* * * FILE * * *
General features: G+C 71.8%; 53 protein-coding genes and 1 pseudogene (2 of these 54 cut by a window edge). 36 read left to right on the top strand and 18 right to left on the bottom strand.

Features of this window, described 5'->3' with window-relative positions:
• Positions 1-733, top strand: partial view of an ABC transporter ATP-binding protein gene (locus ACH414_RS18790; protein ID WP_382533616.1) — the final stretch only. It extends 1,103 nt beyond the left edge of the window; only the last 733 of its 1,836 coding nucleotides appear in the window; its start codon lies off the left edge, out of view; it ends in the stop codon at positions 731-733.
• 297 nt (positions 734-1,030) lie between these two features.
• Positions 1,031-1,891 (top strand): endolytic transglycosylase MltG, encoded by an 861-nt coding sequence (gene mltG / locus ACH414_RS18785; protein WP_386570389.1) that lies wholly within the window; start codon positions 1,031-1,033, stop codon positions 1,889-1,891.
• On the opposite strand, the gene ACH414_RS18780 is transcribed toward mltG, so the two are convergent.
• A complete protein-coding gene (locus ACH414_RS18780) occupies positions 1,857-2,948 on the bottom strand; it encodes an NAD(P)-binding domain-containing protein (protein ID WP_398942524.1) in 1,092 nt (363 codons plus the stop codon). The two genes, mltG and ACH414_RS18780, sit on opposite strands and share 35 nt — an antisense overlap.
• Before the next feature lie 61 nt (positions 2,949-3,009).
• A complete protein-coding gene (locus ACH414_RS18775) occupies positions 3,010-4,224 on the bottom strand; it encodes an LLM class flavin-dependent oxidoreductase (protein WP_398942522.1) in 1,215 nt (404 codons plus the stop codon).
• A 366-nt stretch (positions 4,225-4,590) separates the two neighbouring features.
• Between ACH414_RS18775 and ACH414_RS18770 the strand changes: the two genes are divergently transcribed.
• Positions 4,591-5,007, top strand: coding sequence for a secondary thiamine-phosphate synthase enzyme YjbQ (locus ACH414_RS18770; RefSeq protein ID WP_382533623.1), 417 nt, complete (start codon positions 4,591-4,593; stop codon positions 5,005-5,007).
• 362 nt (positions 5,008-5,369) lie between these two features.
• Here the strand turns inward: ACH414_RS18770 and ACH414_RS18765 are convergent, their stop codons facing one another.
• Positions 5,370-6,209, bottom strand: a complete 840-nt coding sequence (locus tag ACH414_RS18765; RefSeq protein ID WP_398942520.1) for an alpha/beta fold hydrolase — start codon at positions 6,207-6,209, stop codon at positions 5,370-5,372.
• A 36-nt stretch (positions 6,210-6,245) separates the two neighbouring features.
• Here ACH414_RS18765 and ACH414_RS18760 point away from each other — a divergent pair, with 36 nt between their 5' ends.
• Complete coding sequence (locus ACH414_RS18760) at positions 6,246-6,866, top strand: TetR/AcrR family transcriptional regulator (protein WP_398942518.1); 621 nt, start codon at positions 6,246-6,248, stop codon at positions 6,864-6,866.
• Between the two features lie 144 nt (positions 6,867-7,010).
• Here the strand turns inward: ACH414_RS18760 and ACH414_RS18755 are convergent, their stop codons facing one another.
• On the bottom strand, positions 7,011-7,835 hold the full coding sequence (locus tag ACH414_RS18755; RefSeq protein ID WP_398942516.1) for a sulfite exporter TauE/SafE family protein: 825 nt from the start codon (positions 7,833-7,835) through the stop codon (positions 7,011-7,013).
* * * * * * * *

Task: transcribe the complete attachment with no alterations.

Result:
General features: G+C 71.8%; 53 protein-coding genes and 1 pseudogene (2 of these 54 cut by a window edge). 36 read left to right on the top strand and 18 right to left on the bottom strand.

Features of this window, described 5'->3' with window-relative positions:
• Positions 1-733, top strand: partial view of an ABC transporter ATP-binding protein gene (locus ACH414_RS18790; protein ID WP_382533616.1) — the final stretch only. It extends 1,103 nt beyond the left edge of the window; only the last 733 of its 1,836 coding nucleotides appear in the window; its start codon lies off the left edge, out of view; it ends in the stop codon at positions 731-733.
• 297 nt (positions 734-1,030) lie between these two features.
• Positions 1,031-1,891 (top strand): endolytic transglycosylase MltG, encoded by an 861-nt coding sequence (gene mltG / locus ACH414_RS18785; protein WP_386570389.1) that lies wholly within the window; start codon positions 1,031-1,033, stop codon positions 1,889-1,891.
• On the opposite strand, the gene ACH414_RS18780 is transcribed toward mltG, so the two are convergent.
• A complete protein-coding gene (locus ACH414_RS18780) occupies positions 1,857-2,948 on the bottom strand; it encodes an NAD(P)-binding domain-containing protein (protein ID WP_398942524.1) in 1,092 nt (363 codons plus the stop codon). The two genes, mltG and ACH414_RS18780, sit on opposite strands and share 35 nt — an antisense overlap.
• Before the next feature lie 61 nt (positions 2,949-3,009).
• A complete protein-coding gene (locus ACH414_RS18775) occupies positions 3,010-4,224 on the bottom strand; it encodes an LLM class flavin-dependent oxidoreductase (protein WP_398942522.1) in 1,215 nt (404 codons plus the stop codon).
• A 366-nt stretch (positions 4,225-4,590) separates the two neighbouring features.
• Between ACH414_RS18775 and ACH414_RS18770 the strand changes: the two genes are divergently transcribed.
• Positions 4,591-5,007, top strand: coding sequence for a secondary thiamine-phosphate synthase enzyme YjbQ (locus ACH414_RS18770; RefSeq protein ID WP_382533623.1), 417 nt, complete (start codon positions 4,591-4,593; stop codon positions 5,005-5,007).
• 362 nt (positions 5,008-5,369) lie between these two features.
• Here the strand turns inward: ACH414_RS18770 and ACH414_RS18765 are convergent, their stop codons facing one another.
• Positions 5,370-6,209, bottom strand: a complete 840-nt coding sequence (locus tag ACH414_RS18765; RefSeq protein ID WP_398942520.1) for an alpha/beta fold hydrolase — start codon at positions 6,207-6,209, stop codon at positions 5,370-5,372.
• A 36-nt stretch (positions 6,210-6,245) separates the two neighbouring features.
• Here ACH414_RS18765 and ACH414_RS18760 point away from each other — a divergent pair, with 36 nt between their 5' ends.
• Complete coding sequence (locus ACH414_RS18760) at positions 6,246-6,866, top strand: TetR/AcrR family transcriptional regulator (protein WP_398942518.1); 621 nt, start codon at positions 6,246-6,248, stop codon at positions 6,864-6,866.
• Between the two features lie 144 nt (positions 6,867-7,010).
• Here the strand turns inward: ACH414_RS18760 and ACH414_RS18755 are convergent, their stop codons facing one another.
• On the bottom strand, positions 7,011-7,835 hold the full coding sequence (locus tag ACH414_RS18755; RefSeq protein ID WP_398942516.1) for a sulfite exporter TauE/SafE family protein: 825 nt from the start codon (positions 7,833-7,835) through the stop codon (positions 7,011-7,013).